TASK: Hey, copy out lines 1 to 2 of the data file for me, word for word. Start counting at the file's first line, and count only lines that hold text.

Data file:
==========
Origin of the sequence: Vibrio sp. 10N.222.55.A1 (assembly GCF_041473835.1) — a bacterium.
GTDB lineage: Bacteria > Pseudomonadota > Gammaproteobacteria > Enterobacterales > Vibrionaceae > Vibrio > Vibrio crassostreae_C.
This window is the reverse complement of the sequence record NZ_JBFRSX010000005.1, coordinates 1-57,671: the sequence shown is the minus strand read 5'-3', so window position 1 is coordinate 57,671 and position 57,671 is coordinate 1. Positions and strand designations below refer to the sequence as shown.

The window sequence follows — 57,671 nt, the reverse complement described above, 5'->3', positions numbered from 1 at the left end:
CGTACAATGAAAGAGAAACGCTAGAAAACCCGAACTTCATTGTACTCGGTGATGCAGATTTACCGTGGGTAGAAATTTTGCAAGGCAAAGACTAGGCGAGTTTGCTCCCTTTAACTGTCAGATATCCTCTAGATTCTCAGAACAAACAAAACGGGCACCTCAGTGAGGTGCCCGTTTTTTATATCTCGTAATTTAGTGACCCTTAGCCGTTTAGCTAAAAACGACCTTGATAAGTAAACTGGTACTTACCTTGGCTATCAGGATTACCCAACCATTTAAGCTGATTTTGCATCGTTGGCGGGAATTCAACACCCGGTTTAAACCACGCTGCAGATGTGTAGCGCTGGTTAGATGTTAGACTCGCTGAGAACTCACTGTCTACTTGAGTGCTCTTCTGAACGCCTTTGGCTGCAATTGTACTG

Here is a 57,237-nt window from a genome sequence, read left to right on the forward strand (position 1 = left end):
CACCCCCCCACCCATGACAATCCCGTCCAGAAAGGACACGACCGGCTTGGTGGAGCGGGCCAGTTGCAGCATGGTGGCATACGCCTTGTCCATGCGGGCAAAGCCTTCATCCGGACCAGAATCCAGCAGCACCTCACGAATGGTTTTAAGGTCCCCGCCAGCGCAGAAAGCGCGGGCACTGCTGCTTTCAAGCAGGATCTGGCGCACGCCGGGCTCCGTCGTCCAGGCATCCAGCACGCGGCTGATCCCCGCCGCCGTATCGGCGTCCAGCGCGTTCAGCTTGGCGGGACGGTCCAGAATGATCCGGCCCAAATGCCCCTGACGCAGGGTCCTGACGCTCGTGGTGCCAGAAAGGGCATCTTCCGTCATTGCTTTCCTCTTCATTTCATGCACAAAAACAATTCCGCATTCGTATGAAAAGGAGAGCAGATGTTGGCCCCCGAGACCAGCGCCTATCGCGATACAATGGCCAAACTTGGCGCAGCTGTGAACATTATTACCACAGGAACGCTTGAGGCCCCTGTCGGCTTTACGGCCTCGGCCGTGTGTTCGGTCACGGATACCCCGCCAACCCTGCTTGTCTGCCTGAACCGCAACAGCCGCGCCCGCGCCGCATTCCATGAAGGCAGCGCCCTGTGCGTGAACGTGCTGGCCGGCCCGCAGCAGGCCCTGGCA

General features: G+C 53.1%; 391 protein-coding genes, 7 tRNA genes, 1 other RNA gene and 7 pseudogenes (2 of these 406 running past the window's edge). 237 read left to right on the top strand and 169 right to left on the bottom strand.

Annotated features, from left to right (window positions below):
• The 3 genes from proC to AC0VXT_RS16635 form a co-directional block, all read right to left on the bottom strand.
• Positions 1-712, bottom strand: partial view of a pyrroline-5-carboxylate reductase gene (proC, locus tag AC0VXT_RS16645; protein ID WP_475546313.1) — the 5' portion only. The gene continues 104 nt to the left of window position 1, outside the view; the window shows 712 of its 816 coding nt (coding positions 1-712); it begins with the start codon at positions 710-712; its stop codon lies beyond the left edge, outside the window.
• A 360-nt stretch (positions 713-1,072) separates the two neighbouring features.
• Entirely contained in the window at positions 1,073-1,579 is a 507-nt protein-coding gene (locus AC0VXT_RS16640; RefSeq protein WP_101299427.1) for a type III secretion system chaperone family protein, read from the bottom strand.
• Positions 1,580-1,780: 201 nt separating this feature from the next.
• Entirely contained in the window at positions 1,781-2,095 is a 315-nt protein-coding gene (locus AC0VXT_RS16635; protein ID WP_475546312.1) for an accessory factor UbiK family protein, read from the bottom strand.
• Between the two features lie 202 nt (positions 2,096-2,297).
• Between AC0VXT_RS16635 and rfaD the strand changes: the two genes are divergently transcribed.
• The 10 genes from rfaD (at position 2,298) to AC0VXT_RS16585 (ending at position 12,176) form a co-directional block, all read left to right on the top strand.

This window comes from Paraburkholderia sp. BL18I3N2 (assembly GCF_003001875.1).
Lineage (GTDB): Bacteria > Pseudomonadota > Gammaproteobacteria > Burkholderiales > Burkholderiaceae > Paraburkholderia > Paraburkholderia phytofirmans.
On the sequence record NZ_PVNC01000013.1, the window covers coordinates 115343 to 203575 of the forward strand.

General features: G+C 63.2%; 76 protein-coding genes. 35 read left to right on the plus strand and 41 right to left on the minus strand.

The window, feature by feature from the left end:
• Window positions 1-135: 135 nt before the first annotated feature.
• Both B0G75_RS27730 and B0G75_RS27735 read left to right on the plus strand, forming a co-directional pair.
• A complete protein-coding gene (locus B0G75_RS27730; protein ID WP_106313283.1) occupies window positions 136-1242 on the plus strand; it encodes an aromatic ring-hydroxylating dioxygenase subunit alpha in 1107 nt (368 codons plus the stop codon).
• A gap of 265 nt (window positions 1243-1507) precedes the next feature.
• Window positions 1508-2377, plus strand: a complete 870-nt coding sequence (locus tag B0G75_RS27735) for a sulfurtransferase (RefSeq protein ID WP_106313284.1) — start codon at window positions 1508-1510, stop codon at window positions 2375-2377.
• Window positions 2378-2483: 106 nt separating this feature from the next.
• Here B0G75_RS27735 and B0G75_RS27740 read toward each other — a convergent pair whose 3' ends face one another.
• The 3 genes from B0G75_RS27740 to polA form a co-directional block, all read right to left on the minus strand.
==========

Origin of the sequence: Vibrio sp. 10N.222.55.A1 (assembly GCF_041473835.1) — a bacterium.
GTDB lineage: Bacteria > Pseudomonadota > Gammaproteobacteria > Enterobacterales > Vibrionaceae > Vibrio > Vibrio crassostreae_C.